With the continuing economic challenges, I’d like to talk about some of the ways you can cut the cost of attending this years IDUG conference

First off, there’s the Early Bird discount. If you purchase your IDUG registration prior to October 12th, the registration fee is reduced from EUR1,920 to EUR1,645 (plus applicable VAT). This is almost a 15% discount for doing nothing more than planning ahead – and might even be enough to convince your management to make a decision early.

Then there’s the multiple attendee discount. If your company is thinking of sending 3 (or more) attendees to IDUG, then for every 3 paying the full rate, the fourth only pays EUR730 (plus VAT) – that’s over 60% off!

Details of these discounts can be found on the IDUG on-line registration page.  If you do have any other questions, then please feel free to drop me a line and I’ll be glad to help out

If you are a long-time attendee of IDUG conferences, then for the first time at the EMEA conference, IDUG may allow you to take a colleague from your company along at a REALLY attractive rate. If you qualify for the mentor program discount, your colleague (who must be a NEW attendee to an IDUG conference) is entitled to a massive 80% discount on their registration. Or to look at it another way, you will both be able to attend for a little over half the usual registration fee each. For more details of the mentor program check here

Finally, whilst we are on the subject of planning ahead to attend the conference, don’t forget the difference booking your air travel in advance can have. As well as the usual budget airlines (I see that Easyjet and Air Berlin, to name but two, have networks that include Vienna) the full service airlines can usually offer competitive fares if booked well in advance. Shop around, you might be surprised. Of course, many of you in central Europe may also have the option of travelling to Vienna by train and miss out on the excitement of the compulsory striptease at airport security!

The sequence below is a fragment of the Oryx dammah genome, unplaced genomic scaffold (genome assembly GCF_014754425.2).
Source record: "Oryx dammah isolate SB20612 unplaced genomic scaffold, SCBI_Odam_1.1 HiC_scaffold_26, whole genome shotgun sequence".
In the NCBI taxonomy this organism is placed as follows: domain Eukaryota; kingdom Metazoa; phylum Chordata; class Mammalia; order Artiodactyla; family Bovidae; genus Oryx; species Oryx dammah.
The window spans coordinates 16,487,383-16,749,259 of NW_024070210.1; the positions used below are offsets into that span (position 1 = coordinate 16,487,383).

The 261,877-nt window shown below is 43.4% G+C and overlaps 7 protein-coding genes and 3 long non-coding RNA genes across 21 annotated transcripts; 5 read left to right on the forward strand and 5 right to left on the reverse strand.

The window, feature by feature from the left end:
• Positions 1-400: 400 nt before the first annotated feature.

IDUG EMEA - Vienna Christmas markets

IDUG EMEA being a little later than usual this year, means that those of you staying on for one of the One Day Educational Seminars have the opportunity of sampling not one, but TWO Christmas markets in Vienna

If the concept is new to you, the Christmas market (also known as Christkindlmarkt, Christkindlesmarkt, Christkindlmarket, and Weihnachtsmarkt) is a street market associated with the celebration of Christmas during the four weeks of Advent. These markets originated in Germany and Alsace but are now being held in many other countries. Generally held in the town square and adjacent pedestrian zones, the market sells food, drink, and seasonal items from open-air stalls, accompanied by traditional singing and dancing

Popular attractions at the market usually include the Nativity Scene (a crèche or crib), Zwetschgamännla (figures made of decorated dried plums), Nussknacker (carved Nutcrackers), Gebrannte Mandeln (candied, toasted almonds), traditional Christmas cookies such as Lebkuchen and Magenbrot (both forms of soft gingerbread), Christstollen (Stollen), a sort of egg bread with candied fruit, Bratwurst, and for many visitors one of the highlights of the market: Glühwein, hot mulled wine (with or without a shot of brandy), or Eierpunsch (an egg-based warm alcoholic drink). Both help stave off the cold winter air which sometimes dips below freezing. I see on one of the Vienna Christmas market pages though, there will be no “Turbo Punch” this year! The mind boggles – what on earth was Turbo Punch?? Many other handmade items, toys, books, Christmas tree decorations and ornaments (and in recent years less useful gadgets) can also be found at a Christkindlmarkt.